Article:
CHICAGO — Moody’s Investors Service has assigned a junk-level issuer rating of B1 with a negative outlook to the long-struggling Detroit Public Schools.

Moody’s previously rated only one piece of the district’s outstanding debt, which also carries below-investment grade ratings.

The B1 rating and negative outlook reflect the serious challenges facing DPS, analysts said.

Problems include chronic operating deficits, limited ability to raise operating revenue, falling enrollment — key to determining state aid levels — and a balance sheet weighed down by the need to pay off deficit elimination bonds, Moody’s analyst Elizabeth Foos said in a report released Monday.

“We expect internal and external forces to continue to weigh very heavily on the district’s capacity to restore structural balance,” Foos warned.

DPS has been under state-controlled emergency financial management since early 2009, which Moody’s considers a credit strength as it lends management stability. Thanks to a new Michigan law, the district’s emergency manager has greatly expanded powers over both academic and fiscal affairs — powers that make it less likely that the district would ask the state for permission to file for Chapter 9 bankruptcy, officials said.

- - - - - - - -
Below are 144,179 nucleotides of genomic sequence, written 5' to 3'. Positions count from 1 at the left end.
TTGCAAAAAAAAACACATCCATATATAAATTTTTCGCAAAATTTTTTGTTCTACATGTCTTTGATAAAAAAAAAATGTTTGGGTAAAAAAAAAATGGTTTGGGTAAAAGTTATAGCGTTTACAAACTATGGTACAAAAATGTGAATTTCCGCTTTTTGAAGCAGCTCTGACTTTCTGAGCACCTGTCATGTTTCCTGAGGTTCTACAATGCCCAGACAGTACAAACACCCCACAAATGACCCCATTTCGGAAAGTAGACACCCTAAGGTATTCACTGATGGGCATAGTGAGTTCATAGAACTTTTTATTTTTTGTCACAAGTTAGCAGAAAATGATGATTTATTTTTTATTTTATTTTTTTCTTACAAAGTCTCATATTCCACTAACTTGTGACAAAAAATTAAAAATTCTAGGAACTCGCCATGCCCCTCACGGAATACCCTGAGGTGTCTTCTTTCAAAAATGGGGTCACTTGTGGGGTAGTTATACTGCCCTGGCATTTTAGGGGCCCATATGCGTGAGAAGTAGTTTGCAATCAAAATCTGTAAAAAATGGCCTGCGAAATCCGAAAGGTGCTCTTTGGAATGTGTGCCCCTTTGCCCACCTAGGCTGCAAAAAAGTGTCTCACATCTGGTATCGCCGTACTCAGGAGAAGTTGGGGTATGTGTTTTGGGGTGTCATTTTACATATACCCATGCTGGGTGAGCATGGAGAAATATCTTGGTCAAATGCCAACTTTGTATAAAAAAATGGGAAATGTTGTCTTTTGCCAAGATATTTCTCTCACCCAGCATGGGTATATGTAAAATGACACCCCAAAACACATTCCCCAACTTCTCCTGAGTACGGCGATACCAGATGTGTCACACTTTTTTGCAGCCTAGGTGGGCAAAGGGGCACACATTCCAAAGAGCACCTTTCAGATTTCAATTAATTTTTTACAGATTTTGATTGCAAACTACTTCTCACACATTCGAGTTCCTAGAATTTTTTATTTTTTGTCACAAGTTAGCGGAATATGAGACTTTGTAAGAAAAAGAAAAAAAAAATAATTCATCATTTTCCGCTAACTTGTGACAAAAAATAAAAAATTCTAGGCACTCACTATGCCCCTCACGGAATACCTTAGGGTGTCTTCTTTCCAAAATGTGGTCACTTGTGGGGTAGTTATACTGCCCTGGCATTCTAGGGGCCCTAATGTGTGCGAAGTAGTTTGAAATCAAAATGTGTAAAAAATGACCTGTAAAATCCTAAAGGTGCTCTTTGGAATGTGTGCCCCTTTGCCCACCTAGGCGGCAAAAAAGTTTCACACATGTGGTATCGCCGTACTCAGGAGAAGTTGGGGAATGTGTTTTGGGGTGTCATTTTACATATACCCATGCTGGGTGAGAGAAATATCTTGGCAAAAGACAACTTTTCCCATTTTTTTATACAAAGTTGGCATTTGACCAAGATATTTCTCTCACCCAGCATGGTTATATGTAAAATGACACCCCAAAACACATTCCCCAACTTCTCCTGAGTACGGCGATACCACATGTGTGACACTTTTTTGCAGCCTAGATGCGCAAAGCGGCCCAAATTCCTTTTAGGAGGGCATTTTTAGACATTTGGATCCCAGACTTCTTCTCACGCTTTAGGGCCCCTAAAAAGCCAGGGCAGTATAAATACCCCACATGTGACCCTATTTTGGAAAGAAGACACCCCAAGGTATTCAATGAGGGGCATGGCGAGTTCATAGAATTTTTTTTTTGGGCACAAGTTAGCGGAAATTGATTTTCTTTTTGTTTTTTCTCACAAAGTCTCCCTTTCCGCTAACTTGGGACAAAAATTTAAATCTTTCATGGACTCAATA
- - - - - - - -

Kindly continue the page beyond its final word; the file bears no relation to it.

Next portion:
Both the original emergency manager, Robert Bobb, and the new manager, Roy Roberts, have made substantial changes that have lead to some progress, Foos said. Among them are the closure of at least 20 schools and the restructuring of 40 more through a newly created state authority that will run Detroit’s and the state’s worst schools.

DPS has a high debt burden and slow amortization, with only 42% of its bonds maturing in 10 years.

Last month the district announced that it plans to come to market later this year with a $200 million deficit borrowing to erase two-thirds of the red ink in its fiscal 2012 budget. The deficit bond issue is part of Roberts’ fiscal 2012 budget.

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